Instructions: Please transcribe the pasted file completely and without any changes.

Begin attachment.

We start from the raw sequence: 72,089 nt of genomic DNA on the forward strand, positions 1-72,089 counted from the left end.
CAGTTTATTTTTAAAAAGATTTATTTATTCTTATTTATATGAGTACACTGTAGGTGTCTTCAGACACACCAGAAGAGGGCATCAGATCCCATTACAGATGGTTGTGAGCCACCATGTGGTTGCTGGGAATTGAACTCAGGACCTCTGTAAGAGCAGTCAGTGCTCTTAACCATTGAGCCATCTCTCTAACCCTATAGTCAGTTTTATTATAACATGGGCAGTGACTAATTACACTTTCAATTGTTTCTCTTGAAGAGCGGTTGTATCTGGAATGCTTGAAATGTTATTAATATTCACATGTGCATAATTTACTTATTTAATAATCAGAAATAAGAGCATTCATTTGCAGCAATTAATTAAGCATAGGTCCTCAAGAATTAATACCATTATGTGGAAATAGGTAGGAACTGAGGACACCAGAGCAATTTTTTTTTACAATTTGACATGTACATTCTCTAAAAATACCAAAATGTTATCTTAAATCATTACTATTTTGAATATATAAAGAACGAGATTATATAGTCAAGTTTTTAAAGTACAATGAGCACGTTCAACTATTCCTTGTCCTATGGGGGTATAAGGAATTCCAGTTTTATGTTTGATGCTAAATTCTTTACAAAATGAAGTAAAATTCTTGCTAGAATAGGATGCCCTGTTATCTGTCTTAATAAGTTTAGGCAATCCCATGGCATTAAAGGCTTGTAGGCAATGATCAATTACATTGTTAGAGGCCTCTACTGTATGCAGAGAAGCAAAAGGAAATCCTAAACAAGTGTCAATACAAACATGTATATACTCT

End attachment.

We start from the raw sequence: 72,089 nt of genomic DNA on the forward strand, positions 1-72,089 counted from the left end.
CAGTTTATTTTTAAAAAGATTTATTTATTCTTATTTATATGAGTACACTGTAGGTGTCTTCAGACACACCAGAAGAGGGCATCAGATCCCATTACAGATGGTTGTGAGCCACCATGTGGTTGCTGGGAATTGAACTCAGGACCTCTGTAAGAGCAGTCAGTGCTCTTAACCATTGAGCCATCTCTCTAACCCTATAGTCAGTTTTATTATAACATGGGCAGTGACTAATTACACTTTCAATTGTTTCTCTTGAAGAGCGGTTGTATCTGGAATGCTTGAAATGTTATTAATATTCACATGTGCATAATTTACTTATTTAATAATCAGAAATAAGAGCATTCATTTGCAGCAATTAATTAAGCATAGGTCCTCAAGAATTAATACCATTATGTGGAAATAGGTAGGAACTGAGGACACCAGAGCAATTTTTTTTTACAATTTGACATGTACATTCTCTAAAAATACCAAAATGTTATCTTAAATCATTACTATTTTGAATATATAAAGAACGAGATTATATAGTCAAGTTTTTAAAGTACAATGAGCACGTTCAACTATTCCTTGTCCTATGGGGGTATAAGGAATTCCAGTTTTATGTTTGATGCTAAATTCTTTACAAAATGAAGTAAAATTCTTGCTAGAATAGGATGCCCTGTTATCTGTCTTAATAAGTTTAGGCAATCCCATGGCATTAAAGGCTTGTAGGCAATGATCAATTACATTGTTAGAGGCCTCTACTGTATGCAGAGAAGCAAAAGGAAATCCTAAACAAGTGTCAATACAAACATGTATATACTCT